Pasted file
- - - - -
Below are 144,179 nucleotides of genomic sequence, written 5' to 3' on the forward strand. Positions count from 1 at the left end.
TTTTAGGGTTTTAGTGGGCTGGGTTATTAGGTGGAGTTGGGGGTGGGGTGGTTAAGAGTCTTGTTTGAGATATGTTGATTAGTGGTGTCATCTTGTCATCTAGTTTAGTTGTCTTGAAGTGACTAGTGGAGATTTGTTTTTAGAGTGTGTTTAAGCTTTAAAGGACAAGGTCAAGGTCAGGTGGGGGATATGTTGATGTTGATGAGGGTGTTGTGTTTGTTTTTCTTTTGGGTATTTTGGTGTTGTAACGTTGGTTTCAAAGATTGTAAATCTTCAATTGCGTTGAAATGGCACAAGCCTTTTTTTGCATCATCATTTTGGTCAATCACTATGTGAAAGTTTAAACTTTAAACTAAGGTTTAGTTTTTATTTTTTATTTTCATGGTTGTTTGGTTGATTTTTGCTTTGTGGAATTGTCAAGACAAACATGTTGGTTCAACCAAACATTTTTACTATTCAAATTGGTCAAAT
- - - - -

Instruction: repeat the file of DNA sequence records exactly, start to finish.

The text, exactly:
Below are 144,179 nucleotides of genomic sequence, written 5' to 3' on the forward strand. Positions count from 1 at the left end.
TTTTAGGGTTTTAGTGGGCTGGGTTATTAGGTGGAGTTGGGGGTGGGGTGGTTAAGAGTCTTGTTTGAGATATGTTGATTAGTGGTGTCATCTTGTCATCTAGTTTAGTTGTCTTGAAGTGACTAGTGGAGATTTGTTTTTAGAGTGTGTTTAAGCTTTAAAGGACAAGGTCAAGGTCAGGTGGGGGATATGTTGATGTTGATGAGGGTGTTGTGTTTGTTTTTCTTTTGGGTATTTTGGTGTTGTAACGTTGGTTTCAAAGATTGTAAATCTTCAATTGCGTTGAAATGGCACAAGCCTTTTTTTGCATCATCATTTTGGTCAATCACTATGTGAAAGTTTAAACTTTAAACTAAGGTTTAGTTTTTATTTTTTATTTTCATGGTTGTTTGGTTGATTTTTGCTTTGTGGAATTGTCAAGACAAACATGTTGGTTCAACCAAACATTTTTACTATTCAAATTGGTCAAAT